Human papillomavirus (HPV), an etiological agent of cervical cancer (CC), has infected humans since ancient times. Amerindians are the furthest migrants out of Africa, and they reached the Americas more than 14,000 years ago. Some groups still remain isolated, and some migrate to towns, forming a gradient spanning urbanization. We hypothesized that, by virtue of their history, lifestyle, and isolation from the global society, remote Amerindian women have lower HPV diversity than do urban women (Amerindian or mestizo). Here we determined the diversity of the 25 most relevant cervical HPV types in 82 Amerindians spanning urbanization (low, medium, and high, consistent with the exposure to urban lifestyles of the town of Puerto Ayacucho in the Venezuelan Amazonas State), and in 29 urban mestizos from the town. Cervical, anal, oral, and introitus samples were taken, and HPVs were typed using reverse DNA hybridization. A total of 23 HPV types were detected, including 11 oncogenic or high-risk types, most associated with CC. Cervical HPV prevalence was 75%, with no differences by group, but Amerindians from low and medium urbanization level had significantly lower HPV diversity than mestizos did. In Amerindians, but not in mestizos, infections by only high-risk HPVs were higher than coinfections or by exclusively low-risk HPVs. Cervical abnormalities only were observed in Amerindians (9/82), consistent with their high HPV infection. The lower cervical HPV diversity in more isolated Amerindians is consistent with their lower exposure to the global pool, and transculturation to urban lifestyles could have implications on HPV ecology, infection, and virulence.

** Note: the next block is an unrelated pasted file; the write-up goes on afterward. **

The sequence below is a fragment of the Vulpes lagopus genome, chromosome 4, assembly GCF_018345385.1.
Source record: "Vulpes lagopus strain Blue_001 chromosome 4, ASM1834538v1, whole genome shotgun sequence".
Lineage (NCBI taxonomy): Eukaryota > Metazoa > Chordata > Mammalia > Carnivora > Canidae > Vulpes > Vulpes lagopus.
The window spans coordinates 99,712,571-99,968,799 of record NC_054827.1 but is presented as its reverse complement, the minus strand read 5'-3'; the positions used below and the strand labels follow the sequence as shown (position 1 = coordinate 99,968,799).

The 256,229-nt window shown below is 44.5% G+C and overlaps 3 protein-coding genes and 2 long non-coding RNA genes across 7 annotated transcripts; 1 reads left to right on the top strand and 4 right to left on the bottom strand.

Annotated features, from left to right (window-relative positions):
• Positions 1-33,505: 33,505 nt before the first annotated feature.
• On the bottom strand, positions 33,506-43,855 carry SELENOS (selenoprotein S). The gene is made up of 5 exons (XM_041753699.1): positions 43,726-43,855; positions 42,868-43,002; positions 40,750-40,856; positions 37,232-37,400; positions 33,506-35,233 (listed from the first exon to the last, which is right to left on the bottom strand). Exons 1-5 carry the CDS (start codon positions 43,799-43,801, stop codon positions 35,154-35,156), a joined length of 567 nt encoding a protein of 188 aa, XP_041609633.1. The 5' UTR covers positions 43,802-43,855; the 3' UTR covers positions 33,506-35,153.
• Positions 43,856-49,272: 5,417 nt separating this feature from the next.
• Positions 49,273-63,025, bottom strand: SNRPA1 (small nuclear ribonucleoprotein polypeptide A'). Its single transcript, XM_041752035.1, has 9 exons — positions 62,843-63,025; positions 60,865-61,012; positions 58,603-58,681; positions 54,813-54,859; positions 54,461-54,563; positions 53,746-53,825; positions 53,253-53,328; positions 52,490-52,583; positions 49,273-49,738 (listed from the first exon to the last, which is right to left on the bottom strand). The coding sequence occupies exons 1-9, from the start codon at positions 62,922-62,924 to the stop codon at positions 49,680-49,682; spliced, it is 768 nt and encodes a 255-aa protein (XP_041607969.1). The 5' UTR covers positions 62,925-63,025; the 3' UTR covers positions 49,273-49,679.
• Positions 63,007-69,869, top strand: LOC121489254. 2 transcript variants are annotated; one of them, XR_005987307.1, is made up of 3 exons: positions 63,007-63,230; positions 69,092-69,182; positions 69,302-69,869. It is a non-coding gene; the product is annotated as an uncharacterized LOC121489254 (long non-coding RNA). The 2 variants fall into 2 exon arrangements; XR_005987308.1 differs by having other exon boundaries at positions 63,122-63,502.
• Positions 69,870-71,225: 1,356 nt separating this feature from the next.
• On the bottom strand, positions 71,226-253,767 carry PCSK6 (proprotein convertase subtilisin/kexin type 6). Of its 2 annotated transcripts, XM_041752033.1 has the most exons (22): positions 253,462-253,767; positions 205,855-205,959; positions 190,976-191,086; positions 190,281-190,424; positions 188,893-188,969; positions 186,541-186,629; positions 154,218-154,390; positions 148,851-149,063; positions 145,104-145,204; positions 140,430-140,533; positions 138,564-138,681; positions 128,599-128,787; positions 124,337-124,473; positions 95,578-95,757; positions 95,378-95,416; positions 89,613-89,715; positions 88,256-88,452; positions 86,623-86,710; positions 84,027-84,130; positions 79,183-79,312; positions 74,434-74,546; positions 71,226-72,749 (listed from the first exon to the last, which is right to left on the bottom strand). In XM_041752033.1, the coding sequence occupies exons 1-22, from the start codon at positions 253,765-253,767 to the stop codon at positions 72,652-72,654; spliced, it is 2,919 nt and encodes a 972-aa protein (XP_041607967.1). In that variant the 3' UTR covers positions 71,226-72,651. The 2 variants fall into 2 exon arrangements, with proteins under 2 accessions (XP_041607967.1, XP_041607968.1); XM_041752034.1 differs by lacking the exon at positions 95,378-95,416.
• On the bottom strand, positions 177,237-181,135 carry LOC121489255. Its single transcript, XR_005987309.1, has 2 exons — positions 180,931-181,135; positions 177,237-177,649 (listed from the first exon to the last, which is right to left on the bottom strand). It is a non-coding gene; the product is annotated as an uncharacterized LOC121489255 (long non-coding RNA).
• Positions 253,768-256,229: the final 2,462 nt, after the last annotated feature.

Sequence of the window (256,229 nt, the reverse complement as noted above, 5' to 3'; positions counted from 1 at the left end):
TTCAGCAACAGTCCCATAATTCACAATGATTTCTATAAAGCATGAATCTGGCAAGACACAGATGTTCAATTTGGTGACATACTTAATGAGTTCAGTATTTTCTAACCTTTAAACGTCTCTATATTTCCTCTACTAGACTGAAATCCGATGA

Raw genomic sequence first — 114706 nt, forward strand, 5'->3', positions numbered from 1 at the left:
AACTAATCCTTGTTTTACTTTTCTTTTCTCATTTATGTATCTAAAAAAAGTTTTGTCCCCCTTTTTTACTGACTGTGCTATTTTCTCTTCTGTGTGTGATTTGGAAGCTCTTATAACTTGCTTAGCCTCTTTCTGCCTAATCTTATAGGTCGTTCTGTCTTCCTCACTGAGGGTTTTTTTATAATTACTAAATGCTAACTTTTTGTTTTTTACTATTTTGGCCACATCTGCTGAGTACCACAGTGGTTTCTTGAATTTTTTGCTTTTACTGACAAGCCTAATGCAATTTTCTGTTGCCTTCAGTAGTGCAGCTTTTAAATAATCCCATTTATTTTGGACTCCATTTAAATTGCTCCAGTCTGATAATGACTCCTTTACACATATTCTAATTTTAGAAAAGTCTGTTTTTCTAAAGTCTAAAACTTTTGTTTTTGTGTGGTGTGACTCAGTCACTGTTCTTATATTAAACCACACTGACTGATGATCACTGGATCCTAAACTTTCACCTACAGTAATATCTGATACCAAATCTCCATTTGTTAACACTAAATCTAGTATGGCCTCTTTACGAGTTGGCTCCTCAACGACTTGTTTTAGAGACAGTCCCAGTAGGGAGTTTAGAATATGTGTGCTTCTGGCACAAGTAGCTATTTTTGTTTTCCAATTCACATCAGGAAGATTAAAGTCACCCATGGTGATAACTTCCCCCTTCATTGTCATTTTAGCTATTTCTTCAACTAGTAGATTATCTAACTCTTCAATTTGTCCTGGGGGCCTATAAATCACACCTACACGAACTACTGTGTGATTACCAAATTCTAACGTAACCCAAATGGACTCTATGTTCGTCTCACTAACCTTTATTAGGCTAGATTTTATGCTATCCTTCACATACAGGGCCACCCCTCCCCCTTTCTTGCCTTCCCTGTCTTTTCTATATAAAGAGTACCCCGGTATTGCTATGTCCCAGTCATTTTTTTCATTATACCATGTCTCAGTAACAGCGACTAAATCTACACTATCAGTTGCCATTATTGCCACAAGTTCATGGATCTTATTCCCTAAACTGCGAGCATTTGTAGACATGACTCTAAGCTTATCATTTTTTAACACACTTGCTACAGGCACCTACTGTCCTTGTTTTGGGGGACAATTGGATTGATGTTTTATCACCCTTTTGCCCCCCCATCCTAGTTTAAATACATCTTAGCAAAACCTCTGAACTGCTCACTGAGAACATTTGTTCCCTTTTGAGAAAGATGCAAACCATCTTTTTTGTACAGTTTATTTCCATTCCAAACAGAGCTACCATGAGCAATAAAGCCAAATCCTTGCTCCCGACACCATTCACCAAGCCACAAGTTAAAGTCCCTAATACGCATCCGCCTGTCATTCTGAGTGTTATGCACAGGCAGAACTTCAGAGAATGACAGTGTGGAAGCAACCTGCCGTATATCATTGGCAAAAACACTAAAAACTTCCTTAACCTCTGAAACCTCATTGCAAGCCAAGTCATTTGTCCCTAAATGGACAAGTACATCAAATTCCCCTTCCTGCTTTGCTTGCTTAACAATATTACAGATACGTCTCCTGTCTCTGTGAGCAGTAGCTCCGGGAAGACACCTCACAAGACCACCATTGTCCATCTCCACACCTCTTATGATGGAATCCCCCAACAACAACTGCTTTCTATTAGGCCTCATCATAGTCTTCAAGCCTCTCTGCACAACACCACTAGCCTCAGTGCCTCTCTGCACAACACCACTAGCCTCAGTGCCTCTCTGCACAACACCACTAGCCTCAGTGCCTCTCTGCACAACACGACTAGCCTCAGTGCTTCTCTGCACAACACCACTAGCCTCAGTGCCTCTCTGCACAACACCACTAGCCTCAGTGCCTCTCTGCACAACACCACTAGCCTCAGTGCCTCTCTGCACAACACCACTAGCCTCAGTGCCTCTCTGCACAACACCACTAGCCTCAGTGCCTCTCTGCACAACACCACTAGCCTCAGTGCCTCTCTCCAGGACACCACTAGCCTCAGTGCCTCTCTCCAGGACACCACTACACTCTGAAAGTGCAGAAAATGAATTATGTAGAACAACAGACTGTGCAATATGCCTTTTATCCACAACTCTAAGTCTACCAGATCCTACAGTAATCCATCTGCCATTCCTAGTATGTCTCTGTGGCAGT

All Science Journal Classification (ASJC) codes
- Molecular Biology
- Human papillomavirus
- Oncogenic virus